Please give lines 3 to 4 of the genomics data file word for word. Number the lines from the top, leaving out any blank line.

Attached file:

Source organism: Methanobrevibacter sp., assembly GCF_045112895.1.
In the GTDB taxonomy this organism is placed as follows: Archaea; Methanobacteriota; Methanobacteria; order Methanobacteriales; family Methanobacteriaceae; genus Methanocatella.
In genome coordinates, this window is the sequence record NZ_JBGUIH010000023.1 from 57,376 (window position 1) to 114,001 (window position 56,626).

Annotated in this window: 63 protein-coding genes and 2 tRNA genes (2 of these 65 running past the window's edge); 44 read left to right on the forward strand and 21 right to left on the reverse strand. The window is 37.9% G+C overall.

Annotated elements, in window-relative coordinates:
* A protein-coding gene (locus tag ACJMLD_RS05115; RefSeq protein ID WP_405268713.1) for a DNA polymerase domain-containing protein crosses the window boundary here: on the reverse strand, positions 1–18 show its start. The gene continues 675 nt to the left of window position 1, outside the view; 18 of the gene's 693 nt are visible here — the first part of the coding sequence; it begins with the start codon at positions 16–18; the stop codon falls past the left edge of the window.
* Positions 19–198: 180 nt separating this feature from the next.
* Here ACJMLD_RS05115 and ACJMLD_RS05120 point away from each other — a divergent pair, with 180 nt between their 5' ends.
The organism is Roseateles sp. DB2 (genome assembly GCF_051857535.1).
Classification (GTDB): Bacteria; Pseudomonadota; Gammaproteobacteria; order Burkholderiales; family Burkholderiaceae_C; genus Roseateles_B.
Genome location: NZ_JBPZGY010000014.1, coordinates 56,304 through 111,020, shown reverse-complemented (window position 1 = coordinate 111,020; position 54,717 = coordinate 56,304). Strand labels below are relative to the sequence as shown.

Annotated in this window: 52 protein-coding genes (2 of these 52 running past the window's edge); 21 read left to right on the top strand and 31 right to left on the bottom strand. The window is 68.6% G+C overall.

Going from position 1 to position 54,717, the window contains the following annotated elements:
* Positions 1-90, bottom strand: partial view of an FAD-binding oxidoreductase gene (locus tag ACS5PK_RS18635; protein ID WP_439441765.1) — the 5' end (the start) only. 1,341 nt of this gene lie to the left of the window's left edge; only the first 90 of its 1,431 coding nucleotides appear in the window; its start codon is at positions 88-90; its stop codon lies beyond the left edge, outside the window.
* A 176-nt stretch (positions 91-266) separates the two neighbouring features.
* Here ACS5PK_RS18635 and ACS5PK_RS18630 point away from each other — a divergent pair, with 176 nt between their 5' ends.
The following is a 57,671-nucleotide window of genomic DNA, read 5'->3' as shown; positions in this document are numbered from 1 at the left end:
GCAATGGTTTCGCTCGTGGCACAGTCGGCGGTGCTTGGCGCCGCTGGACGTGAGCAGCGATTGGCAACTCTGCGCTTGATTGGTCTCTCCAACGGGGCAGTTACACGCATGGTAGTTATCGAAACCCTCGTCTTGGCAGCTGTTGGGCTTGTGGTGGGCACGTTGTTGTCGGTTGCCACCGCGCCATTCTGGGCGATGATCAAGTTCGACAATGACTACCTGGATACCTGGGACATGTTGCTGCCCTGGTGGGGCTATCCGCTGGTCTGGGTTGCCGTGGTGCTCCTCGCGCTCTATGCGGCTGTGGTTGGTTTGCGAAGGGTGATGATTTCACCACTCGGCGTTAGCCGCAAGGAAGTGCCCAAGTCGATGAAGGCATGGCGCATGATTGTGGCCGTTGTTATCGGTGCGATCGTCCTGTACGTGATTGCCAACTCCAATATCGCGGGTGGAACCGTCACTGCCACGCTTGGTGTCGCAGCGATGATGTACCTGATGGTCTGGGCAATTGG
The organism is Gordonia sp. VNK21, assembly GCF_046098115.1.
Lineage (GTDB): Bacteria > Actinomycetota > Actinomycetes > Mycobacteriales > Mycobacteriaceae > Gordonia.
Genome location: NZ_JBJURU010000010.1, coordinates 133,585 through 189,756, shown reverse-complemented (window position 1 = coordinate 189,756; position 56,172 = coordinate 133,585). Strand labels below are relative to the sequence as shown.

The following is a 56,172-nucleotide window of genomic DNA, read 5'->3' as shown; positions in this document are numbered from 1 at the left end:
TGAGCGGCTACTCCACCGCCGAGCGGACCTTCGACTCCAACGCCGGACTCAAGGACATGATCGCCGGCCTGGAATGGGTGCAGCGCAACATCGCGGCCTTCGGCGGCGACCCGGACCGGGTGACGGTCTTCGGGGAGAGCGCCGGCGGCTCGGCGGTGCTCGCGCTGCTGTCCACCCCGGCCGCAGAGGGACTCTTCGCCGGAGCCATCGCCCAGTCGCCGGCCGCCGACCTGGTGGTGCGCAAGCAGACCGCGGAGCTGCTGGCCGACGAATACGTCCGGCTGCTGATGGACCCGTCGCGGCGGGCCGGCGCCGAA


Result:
In genome coordinates, this window is the sequence record NZ_JBGUIH010000023.1 from 57,376 (window position 1) to 114,001 (window position 56,626).

Annotated in this window: 63 protein-coding genes and 2 tRNA genes (2 of these 65 running past the window's edge); 44 read left to right on the forward strand and 21 right to left on the reverse strand. The window is 37.9% G+C overall.